At a Glance
One of Kenya’s most unforgettable stays, the antique-filled Giraffe Manor allows guests to meet and dine with giraffes, an incredibly special, but ever so slightly contrived, experience.
- The sense of being completely cloistered away from the bustle of the city
- The fact that it works as both a romantic retreat for couples and a family-friendly adventure
- Old World touches like fireplaces and hot water bottles
- The resident Rothschild giraffes, so tame they stick their elegant necks through the mullioned windows to be fed
Having breakfast with a giraffe probably tops the list of best-ever meals for those lucky to have experienced it. Giraffe Manor, on the outskirts of Nairobi, offers its guests the chance to live on the grounds of special giraffe sanctuary, and yes, to dine with the glorious animals. Guests who check in to Giraffe Manor, can open their drapes in the morning and see a parade of beauties. Downstairs in the breakfast room, Lynn or one of the other gregarious giraffes will reach her head right in the window to request her morning pellets. Cosmos, the head houseman, serves coffee and eggs to guests while they, in turn, can feed the giraffes (and their companion warthogs).
The handsome ivy-covered stone lodge, the kind you would expect to find in Scotland, has the trappings of many colonial estates—fine antiques, family portraits, well-worn books. However, in their love for animals the Leslie-Melvilles, the family who lived here for decades, went beyond collecting sculptures and painting of game. After a trip in 1974 to a Kenyan cattle ranch, Jock and Betty Leslie-Melville brought a baby endangered Rothschild giraffe home with them. At the time, there were only 120 of the species alive, and the Leslie-Melvilles were the first people known to raise a giraffe, which they called Daisy. Their initial success inspired them to acquire four more babies, which grew into a breeding herd, and eventually the Leslie-Melvilles were able to relocate offspring to reserves in Kenya and Uganda. There are now approximately 500 Rothschild giraffe living in the wild. A number of the descendants of the original Daisy still wander the 140 acres surrounding the manor. And with the breakfast ritual in place, sightings are guaranteed. There’s a wonderful ambiance in the house, which still feels like a private home, thanks to the family’s memorabilia. (Be sure to look for the book Raising Daisy Rothschild and other titles that Betty wrote documenting her animal adventures.) Guest rooms resemble those that you would find in the house of a grand elderly aunt with floral bedspreads and ceramic tiled bathrooms.
Who Should Stay
Since many international visitors going on safari in Kenya or Tanzania will need to overnight in Nairobi, this is a charming option that is especially popular with families. You will feel that you are a guest in a friend’s grand manor house with Dr. Doolittle worthy breakfast companions. Most guests spend only one night and visit the adjacent Giraffe Centre after breakfast. Guests should know this is more of a European-style guesthouse than a modern hotel, so those who want CNN and a mini-bar in their room are better off at the Norfolk.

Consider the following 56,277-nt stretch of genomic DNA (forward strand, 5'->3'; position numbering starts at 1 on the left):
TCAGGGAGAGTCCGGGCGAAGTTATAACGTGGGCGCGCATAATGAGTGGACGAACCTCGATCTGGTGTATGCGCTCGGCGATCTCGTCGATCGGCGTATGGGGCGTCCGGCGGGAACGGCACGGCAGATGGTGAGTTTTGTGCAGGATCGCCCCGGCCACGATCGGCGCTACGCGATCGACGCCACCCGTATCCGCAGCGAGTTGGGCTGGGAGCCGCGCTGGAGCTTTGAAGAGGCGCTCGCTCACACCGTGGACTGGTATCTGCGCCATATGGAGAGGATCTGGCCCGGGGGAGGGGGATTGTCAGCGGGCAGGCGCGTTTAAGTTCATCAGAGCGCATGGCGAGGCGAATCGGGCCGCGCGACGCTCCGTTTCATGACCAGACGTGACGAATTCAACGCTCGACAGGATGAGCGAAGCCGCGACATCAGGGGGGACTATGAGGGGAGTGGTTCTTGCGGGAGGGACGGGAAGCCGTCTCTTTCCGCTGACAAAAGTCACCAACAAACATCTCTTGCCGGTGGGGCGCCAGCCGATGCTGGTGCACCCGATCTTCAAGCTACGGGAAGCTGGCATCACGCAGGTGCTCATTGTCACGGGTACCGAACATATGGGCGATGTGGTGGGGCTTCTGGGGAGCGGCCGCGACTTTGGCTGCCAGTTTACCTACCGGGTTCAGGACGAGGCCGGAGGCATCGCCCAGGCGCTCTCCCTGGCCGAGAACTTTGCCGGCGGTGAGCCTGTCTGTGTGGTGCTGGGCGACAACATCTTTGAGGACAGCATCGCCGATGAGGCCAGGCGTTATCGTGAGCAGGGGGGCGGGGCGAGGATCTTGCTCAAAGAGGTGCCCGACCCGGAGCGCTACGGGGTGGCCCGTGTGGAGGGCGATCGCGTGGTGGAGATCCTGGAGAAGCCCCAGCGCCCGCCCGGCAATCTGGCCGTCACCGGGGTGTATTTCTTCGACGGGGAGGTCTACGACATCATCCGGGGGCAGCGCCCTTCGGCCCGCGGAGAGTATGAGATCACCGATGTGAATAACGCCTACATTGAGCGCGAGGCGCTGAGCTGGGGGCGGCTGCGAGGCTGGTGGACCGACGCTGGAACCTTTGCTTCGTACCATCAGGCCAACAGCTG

Tip: Since there are only six bedrooms in the house, you need to reserve way in advance. If they are full, it’s worth putting your name on the wait list as spots do open up. You may also want to try to specify your room as not all have ensuite bathrooms. The best one for a family is the one above the living room, which has a master with a bathroom connecting to a room with twin beds for kids. It is also possible to reserve a day room if you are departing on a late flight from Nairobi.
Indagare Impact hotels have been carefully vetted according to our Sustainable Hotel Standards.
Like Indagare’s Pillars of Impact, Giraffe Manor maintains their 4 C’s: Community, Culture, Conservation and Commerce. Their Conservation Scholars program promotes education through scholarships, with over 40 participants from disadvantaged communities, 11 having transitioned to college. But the real star is, of course, the giraffe conservation program. When the Manor opened, there were fewer than 100 Rothschild’s giraffes left in Kenya. That number has increased tenfold in the years since, thanks in no small part to the multiple conservation projects run through the Safari Collection. This includes over $3.5 million into community and conservation projects across Kenya in the last 5 years.
Please note that while physical contact with wildlife is against Indagare’s Wildlife Welfare policy, this property has proven itself to be an important contributor to the conservation of the species. Please follow all recommendations when interacting closely with wildlife in the care of this property.
Written by Melissa Biggs Bradley